Lions Coach Jim Schwartz, a Georgetown Graduate, Is Charged With Rebuilding a Losing Franchise
Wednesday, September 23, 2009
ALLEN PARK, Mich. -- The first changes were obvious, the kinds of things any new coach might do when finding himself suddenly in charge of a team that went 0-16 the previous year. So Jim Schwartz did the predictable upon his arrival to the Detroit Lions last winter. He assigned the players parking spots. He pulled down all the motivational signs in the locker room that had obviously not worked. And he declared his new team would no longer use weight training machines. They needed to get stronger, he said. They were going back to a more old-fashioned kind of weight training.
This way, when the Lions players came back here to the team's headquarters in March for offseason workouts, there would be nothing that was the same from before. New paint. A new locker room arrangement. New uniforms.
But superficial alterations alone will not reverse a disaster. Powerlifting won't make the worst team in the history of the NFL suddenly shine. You must rebuild a culture. And this is always harder to do.
"There are no miracles here," said Jason Hanson, the team's longtime place kicker. "This is the NFL."
Late last week, Schwartz folded himself into a chair in the back of a players' meeting room and placed his feet on a table. This was four days after the Lions had lost their first game of the year, their 18th in a row dating from 2007. In a matter of days the streak would extend to 19, leaving him 0-2 as a coach and his team a defeat against the Washington Redskins this Sunday away from making it only the second NFL franchise in history to lose 20 straight games.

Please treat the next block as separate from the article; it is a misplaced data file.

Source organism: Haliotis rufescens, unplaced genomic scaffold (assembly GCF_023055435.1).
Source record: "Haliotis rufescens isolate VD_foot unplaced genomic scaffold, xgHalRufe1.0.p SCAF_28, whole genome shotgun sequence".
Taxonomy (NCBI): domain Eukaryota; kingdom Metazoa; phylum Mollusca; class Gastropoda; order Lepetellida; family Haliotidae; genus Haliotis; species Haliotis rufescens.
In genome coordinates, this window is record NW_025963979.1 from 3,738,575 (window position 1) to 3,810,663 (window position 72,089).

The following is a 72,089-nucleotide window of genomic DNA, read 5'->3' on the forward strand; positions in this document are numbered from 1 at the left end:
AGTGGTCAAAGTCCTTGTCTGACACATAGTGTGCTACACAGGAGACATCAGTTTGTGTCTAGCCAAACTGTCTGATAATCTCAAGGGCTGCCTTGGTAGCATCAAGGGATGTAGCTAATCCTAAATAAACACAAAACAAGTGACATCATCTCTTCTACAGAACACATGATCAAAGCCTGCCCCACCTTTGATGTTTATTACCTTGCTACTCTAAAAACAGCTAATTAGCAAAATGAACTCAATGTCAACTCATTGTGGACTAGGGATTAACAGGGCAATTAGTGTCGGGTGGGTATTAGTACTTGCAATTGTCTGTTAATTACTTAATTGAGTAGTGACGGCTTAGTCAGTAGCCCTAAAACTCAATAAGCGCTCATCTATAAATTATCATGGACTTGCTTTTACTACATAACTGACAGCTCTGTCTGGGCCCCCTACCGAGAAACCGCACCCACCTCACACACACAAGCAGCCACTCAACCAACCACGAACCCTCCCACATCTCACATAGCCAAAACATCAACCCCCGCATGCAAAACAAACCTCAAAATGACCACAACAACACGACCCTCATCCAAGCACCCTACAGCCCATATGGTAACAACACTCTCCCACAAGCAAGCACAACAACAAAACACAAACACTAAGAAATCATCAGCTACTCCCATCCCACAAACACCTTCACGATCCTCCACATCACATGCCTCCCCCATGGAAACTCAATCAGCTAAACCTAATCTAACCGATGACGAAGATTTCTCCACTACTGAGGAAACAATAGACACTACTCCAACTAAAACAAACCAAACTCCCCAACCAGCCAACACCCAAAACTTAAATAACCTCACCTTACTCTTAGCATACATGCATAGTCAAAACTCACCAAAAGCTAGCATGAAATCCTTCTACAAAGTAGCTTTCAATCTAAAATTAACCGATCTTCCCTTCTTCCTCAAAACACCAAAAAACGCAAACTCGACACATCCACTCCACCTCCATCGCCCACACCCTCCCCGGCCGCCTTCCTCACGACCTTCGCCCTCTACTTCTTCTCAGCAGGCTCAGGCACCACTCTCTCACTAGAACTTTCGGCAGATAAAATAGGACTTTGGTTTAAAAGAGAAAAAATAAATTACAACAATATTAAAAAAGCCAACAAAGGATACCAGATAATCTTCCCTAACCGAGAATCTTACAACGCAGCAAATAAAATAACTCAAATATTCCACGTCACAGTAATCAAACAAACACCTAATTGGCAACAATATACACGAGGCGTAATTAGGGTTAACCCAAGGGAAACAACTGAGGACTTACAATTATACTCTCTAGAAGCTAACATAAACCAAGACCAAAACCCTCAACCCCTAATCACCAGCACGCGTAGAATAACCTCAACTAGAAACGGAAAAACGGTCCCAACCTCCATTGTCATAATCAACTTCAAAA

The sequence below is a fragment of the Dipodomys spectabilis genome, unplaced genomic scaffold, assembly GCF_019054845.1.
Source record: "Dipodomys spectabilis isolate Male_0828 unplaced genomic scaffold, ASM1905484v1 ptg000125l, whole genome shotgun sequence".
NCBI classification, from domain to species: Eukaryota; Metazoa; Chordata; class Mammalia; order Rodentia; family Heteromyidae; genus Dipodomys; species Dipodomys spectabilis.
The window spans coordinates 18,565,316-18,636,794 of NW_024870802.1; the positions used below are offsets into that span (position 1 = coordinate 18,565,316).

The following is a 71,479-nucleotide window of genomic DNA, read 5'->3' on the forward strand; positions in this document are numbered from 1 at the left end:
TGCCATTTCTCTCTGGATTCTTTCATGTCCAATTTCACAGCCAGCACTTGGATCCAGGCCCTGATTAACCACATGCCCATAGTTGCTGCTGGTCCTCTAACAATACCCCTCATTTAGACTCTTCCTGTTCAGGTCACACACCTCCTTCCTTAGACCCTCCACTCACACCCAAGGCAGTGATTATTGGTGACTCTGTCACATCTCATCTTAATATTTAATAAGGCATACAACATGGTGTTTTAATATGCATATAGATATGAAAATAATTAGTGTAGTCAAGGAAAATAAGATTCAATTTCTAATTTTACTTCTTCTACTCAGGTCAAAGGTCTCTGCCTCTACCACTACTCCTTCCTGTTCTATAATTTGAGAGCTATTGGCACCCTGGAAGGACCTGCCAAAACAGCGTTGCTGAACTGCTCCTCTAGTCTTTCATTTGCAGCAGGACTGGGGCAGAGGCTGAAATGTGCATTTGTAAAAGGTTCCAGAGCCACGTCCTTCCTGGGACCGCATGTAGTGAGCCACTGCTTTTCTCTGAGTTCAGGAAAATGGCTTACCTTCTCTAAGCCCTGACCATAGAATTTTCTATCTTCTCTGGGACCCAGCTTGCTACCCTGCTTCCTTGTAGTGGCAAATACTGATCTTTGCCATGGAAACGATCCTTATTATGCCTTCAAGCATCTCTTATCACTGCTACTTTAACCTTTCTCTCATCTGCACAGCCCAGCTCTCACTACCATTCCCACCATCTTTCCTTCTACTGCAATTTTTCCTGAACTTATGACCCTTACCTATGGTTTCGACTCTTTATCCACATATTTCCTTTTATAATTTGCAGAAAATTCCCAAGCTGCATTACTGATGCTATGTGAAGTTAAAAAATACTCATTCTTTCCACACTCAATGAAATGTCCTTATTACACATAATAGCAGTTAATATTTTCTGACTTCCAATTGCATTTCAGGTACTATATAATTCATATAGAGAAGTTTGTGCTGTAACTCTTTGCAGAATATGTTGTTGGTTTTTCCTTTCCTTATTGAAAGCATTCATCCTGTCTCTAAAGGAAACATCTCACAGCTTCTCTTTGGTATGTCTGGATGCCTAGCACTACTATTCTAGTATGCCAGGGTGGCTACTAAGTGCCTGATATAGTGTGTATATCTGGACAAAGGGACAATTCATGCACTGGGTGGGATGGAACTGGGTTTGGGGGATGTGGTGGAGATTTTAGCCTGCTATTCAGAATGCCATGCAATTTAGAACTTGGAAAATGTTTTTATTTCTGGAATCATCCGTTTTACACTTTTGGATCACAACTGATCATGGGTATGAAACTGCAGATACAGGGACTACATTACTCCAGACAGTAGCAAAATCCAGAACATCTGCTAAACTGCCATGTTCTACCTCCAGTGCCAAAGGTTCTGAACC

Yet the futility does not faze him. There is a confidence to him, an assuredness in the way he holds his head back, eagerly anticipating each new question before snapping off answers that leave a sense with people that the 43-year-old with an economics degree from Georgetown sees himself as the smartest man in the room.
"People in the NFL don't look at what happened to you last year," he said. "They look at opportunities."
So when the Lions called in January and everyone else saw a roster ruined by Matt Millen, the team's previous president and general manager, Schwartz saw ample room under the salary cap with which to sign new players. While most could only see a string of losing seasons, he noticed top draft choices upon whom to build. And while the image of Detroit has become one of abandoned factories and boarded-up storefronts, he chose instead to look at the team's large and passionate fan base that only needed to be reignited.
Schwartz's coordinators, Scott Linehan and Gunther Cunningham, are former NFL head coaches. Pedigrees like this can often be intimidating to rookie coaches who find it safe to defer to experience.
"This is a very difficult program," Schwartz said. "My standards are very high. Yes, I challenge my coaches almost as much as the players. I think that's my job as a head coach, to set the pace and not let people be complacent, to set high standards and to follow up all the time."
And while most head coaches stick to their expertise, whether it is offense or defense -- Schwartz's is defense -- he insists on reviewing everything his coordinators do. Each scheme is run across his desk. Every card containing plays at practice must be personally approved to make sure it accomplishes a goal, that it fits what Schwartz wants the Lions to do.